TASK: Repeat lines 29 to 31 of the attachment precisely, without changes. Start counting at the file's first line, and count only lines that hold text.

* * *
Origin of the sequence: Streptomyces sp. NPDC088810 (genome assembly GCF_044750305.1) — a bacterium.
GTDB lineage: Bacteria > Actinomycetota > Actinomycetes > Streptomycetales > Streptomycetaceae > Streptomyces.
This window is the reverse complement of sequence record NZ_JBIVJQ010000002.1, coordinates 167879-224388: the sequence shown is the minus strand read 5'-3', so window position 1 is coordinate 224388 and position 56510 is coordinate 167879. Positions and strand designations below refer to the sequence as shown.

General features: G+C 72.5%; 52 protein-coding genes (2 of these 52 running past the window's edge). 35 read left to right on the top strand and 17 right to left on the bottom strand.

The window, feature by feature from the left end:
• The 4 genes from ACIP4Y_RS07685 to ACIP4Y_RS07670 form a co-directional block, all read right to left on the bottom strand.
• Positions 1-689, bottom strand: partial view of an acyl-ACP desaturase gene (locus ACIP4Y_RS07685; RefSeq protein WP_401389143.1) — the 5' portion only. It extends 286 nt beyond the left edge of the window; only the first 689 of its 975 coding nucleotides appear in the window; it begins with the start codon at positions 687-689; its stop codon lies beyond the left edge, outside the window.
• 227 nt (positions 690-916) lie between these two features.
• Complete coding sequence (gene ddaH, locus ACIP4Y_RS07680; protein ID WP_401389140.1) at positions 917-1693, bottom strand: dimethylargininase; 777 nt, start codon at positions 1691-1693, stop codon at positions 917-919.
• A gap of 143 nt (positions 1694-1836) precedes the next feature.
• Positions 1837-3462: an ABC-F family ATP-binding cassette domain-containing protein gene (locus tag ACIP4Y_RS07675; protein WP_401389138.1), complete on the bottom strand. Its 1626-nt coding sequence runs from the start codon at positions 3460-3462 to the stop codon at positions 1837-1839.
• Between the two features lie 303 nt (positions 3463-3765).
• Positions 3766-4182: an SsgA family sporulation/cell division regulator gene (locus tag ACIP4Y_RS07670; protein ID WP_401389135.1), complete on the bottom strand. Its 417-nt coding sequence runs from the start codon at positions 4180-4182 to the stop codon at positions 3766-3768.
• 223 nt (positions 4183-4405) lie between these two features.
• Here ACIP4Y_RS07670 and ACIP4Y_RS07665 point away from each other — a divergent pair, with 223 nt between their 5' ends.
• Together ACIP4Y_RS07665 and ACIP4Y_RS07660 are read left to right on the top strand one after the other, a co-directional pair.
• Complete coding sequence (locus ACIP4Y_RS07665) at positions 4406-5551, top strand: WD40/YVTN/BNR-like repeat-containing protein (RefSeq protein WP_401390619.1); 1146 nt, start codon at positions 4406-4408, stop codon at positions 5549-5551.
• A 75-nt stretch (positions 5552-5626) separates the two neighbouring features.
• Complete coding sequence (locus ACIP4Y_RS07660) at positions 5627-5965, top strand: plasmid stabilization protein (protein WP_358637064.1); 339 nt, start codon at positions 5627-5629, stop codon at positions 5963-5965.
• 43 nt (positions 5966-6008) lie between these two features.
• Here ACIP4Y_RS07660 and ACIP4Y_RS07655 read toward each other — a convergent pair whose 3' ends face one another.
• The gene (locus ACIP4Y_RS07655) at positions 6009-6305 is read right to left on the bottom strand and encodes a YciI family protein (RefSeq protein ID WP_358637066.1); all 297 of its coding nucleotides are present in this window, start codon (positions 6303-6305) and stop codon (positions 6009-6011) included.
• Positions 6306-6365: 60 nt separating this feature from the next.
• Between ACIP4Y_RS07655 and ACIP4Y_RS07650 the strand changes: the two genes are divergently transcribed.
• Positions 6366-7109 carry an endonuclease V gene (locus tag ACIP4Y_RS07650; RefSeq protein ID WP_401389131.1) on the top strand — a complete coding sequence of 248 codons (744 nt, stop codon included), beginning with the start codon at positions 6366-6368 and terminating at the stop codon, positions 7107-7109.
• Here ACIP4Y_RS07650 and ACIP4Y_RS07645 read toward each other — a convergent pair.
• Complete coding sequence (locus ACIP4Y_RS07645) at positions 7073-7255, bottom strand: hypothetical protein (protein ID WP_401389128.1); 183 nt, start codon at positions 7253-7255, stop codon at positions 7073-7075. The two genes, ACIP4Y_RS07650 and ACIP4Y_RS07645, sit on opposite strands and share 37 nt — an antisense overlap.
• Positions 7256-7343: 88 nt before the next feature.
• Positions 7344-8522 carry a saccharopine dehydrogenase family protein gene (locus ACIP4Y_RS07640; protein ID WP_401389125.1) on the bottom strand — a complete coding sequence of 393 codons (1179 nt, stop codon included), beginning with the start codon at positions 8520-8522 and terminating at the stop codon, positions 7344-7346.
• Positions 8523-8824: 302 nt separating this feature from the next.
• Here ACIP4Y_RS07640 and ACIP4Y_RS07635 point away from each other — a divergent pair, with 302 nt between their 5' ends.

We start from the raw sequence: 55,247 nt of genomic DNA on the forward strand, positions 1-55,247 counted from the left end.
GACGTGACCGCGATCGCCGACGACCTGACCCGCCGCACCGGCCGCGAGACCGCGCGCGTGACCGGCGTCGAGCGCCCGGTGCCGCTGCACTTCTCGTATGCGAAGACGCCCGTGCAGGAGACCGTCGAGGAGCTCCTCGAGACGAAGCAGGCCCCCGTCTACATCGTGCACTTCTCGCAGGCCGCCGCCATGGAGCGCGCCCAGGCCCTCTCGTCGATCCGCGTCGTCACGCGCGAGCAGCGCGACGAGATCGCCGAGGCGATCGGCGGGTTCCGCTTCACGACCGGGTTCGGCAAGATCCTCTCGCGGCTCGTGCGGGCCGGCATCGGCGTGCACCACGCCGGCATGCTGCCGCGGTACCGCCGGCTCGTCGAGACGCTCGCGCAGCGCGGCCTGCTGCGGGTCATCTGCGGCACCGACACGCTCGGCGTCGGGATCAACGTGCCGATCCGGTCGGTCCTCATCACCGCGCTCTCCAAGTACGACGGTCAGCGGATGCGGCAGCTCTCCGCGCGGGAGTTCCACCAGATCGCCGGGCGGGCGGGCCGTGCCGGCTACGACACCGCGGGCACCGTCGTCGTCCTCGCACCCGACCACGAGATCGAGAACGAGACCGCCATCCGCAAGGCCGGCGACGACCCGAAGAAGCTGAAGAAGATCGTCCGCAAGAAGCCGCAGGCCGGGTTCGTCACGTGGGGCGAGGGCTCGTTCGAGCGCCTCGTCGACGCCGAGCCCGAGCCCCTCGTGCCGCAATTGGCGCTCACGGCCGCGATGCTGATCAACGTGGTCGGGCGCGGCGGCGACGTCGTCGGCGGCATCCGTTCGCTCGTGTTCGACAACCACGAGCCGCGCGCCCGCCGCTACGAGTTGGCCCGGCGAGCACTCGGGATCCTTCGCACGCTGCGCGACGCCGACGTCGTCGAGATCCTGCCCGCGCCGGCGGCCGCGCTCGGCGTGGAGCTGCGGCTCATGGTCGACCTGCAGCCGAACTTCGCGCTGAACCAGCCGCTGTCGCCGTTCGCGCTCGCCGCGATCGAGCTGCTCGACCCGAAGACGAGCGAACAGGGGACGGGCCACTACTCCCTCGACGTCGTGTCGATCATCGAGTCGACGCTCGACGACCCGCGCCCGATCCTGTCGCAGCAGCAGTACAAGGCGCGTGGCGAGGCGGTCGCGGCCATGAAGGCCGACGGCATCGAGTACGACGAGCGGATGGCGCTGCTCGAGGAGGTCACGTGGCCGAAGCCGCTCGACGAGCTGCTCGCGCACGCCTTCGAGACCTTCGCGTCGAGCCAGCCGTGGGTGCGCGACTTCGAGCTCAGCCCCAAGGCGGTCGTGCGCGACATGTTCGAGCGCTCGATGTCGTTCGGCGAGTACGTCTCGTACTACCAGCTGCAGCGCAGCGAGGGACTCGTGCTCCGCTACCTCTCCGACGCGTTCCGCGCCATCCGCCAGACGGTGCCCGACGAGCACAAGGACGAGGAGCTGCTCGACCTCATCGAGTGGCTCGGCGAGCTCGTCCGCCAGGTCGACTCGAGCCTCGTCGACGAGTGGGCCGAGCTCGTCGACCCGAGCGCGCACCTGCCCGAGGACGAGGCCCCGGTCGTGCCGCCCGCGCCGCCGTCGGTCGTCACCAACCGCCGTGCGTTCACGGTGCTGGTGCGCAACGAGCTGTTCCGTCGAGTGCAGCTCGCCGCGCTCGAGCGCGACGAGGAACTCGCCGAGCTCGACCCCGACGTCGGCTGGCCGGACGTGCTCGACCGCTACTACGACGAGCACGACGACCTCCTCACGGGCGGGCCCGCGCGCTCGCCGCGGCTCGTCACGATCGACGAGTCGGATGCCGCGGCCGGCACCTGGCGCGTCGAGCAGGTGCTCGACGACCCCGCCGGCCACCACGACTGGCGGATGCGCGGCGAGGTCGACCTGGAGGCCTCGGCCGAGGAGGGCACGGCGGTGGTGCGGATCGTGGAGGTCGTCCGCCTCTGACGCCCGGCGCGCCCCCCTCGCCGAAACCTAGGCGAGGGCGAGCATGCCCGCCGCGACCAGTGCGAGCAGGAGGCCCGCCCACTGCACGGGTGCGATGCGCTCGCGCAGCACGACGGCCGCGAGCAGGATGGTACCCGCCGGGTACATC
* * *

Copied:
• Positions 7344-8522 carry a saccharopine dehydrogenase family protein gene (locus ACIP4Y_RS07640; protein ID WP_401389125.1) on the bottom strand — a complete coding sequence of 393 codons (1179 nt, stop codon included), beginning with the start codon at positions 8520-8522 and terminating at the stop codon, positions 7344-7346.
• Positions 8523-8824: 302 nt separating this feature from the next.
• Here ACIP4Y_RS07640 and ACIP4Y_RS07635 point away from each other — a divergent pair, with 302 nt between their 5' ends.